The editorial categories are research topics that have guided researchers during the recovery phase and continue to be the impetus behind the Documents Project’s digital archive and the Critical Documents book series. Developed by the project’s Editorial Board, each of the teams analyzed this framework and adapted it to their local contexts in developing their research objectives and work plans during the Recovery Phase. Learn more on the Editorial Framework page.
In this text, Jose G. Gonzalez describes an exhibition of photographs by Agustin V. Casasola of the Mexican Revolution that was organized by Movimiento Artístico Chicano (MARCH) and displayed in the Chicago Circle galleries of the University of Illinois at Chicago. The author notes that this is the second exhibition of Mexican art that MARCH has organized that draw on collections in Mexico City (the first was an exhibition of twenty-five paintings loaned by the INBA (Instituto Nacional de Bellas Artes). In this abbreviated account, Gonzalez considers the importance of the masses as an audience for this exhibition, and notes the lack of interest the “art establishment” showed about this exhibition.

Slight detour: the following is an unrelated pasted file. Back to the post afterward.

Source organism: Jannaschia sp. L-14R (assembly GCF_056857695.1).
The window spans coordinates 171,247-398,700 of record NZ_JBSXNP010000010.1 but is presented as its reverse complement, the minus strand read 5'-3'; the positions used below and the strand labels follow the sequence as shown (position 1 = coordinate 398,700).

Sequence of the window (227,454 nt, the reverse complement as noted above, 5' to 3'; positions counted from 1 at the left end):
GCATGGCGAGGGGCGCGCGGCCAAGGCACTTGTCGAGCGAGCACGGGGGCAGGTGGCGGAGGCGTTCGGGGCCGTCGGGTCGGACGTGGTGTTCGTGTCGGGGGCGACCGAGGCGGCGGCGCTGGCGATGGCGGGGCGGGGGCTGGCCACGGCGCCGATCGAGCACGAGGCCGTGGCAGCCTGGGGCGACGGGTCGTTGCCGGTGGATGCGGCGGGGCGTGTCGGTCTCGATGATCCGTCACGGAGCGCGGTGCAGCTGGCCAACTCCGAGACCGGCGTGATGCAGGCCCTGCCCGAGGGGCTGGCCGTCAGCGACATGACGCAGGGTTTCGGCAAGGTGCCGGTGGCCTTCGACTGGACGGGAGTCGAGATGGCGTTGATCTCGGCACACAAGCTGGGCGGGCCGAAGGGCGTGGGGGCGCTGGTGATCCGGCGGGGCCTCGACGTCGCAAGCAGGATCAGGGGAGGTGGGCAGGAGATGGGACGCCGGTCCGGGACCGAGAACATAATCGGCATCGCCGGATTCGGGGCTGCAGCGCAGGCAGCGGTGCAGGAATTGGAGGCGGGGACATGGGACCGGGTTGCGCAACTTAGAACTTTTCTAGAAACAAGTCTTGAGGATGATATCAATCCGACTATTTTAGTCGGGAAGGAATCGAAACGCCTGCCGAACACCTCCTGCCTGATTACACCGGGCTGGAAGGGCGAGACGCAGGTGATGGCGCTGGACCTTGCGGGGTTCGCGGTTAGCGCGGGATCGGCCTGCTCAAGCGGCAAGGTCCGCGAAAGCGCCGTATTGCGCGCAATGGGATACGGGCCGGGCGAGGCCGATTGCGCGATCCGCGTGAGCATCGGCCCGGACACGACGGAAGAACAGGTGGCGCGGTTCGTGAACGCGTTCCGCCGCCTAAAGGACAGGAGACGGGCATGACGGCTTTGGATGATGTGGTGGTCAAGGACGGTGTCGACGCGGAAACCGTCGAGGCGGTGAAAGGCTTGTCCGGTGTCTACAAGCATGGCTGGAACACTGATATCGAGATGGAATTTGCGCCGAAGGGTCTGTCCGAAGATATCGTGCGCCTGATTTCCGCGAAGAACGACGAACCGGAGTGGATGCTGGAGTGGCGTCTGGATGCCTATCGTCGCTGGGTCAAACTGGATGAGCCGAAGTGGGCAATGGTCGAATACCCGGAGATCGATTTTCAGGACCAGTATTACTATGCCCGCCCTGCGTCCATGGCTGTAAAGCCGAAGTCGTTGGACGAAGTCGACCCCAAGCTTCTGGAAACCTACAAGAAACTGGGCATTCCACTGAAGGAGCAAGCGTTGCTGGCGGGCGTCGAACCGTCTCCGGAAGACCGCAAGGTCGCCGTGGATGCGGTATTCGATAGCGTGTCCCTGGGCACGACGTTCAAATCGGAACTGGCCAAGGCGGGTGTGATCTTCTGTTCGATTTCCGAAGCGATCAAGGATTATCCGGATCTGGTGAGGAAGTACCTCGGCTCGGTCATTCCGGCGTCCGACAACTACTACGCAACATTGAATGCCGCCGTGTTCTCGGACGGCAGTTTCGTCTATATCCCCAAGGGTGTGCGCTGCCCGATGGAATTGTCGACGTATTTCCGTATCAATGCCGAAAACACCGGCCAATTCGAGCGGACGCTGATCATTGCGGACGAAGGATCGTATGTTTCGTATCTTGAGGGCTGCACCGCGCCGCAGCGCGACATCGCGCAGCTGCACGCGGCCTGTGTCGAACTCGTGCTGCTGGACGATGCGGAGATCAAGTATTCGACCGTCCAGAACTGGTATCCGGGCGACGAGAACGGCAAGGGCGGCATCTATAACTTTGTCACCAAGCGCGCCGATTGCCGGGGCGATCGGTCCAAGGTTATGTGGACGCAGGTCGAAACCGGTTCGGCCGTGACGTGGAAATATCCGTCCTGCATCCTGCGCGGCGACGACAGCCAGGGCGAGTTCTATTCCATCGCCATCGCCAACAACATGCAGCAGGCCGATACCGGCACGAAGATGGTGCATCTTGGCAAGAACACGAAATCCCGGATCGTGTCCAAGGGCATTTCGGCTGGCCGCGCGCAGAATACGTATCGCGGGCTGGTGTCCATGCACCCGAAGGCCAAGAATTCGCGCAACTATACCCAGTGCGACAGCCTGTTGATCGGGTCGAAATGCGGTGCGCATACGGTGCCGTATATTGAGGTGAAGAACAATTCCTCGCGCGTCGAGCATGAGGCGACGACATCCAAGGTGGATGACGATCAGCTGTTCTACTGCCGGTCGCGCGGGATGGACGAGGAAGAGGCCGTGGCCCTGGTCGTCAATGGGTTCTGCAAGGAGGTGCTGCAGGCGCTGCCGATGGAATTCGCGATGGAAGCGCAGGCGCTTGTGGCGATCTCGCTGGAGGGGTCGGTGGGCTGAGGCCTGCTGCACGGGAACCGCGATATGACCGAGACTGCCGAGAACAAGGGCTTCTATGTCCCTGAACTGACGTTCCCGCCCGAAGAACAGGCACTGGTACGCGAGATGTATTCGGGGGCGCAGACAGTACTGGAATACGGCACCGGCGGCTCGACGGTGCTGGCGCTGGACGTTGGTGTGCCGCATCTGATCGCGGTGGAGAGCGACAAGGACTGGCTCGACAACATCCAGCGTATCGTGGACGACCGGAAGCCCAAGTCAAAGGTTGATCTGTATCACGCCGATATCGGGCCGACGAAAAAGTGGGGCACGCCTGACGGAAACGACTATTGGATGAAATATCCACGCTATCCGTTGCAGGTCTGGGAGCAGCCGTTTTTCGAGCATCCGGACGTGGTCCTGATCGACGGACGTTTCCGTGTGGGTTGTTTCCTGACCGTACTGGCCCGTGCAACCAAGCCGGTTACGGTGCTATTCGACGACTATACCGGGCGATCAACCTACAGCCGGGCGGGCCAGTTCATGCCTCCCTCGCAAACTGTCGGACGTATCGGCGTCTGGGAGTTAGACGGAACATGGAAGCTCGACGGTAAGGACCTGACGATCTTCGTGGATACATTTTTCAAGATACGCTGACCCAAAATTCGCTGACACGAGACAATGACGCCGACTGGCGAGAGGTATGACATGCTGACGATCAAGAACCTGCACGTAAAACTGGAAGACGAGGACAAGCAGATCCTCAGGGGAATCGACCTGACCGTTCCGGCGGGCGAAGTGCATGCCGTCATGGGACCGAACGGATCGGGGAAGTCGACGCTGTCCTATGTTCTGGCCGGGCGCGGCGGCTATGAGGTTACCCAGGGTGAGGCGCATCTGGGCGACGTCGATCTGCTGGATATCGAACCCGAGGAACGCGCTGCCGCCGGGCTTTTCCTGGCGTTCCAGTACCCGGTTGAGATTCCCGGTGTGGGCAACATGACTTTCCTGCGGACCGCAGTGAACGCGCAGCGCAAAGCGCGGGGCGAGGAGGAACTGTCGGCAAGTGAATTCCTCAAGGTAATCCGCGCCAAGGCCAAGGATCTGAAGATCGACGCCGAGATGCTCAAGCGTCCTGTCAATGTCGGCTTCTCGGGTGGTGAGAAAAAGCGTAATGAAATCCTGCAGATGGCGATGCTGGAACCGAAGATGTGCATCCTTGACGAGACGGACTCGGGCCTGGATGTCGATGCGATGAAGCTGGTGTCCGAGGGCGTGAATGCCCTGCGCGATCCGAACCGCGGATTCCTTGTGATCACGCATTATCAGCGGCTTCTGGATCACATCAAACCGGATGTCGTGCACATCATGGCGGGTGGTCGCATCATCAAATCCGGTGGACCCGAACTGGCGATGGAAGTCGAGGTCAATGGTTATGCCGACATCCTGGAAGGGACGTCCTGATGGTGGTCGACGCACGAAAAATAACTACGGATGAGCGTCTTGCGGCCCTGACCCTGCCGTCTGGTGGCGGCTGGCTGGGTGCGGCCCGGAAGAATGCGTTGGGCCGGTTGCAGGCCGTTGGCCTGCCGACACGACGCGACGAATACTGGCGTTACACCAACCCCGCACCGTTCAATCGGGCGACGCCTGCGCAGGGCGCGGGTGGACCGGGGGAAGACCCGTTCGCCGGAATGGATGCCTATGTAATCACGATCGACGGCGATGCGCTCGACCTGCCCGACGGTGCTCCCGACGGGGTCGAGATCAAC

This text, which appeared in the summer 1979 issue of Abrazo, by Jose G. Gonzalez describes an exhibition organized by Movimiento Artístico Chicano (MARCH) of Agustín V. Casasola’s memorable photographs of the 1910 Mexican Revolution. Mexposición II: Images of the Revolución, held in November 1976 at the Chicago Circle galleries of the University of Illinois at Chicago, was accompanied by films, lectures, and concerts about the Mexican Revolution. Thousands of people, from a variety of ethnic and age groups, attended the exhibition, while the members and reporters of the “art establishment” in Chicago notably did not. Mounting exhibitions was among the activities of MARCH, which was founded in 1971 in East Chicago by José G. González. During the 1970s, it organized a series of exhibitions of Mexican, Chicano, Latino, and Native American art.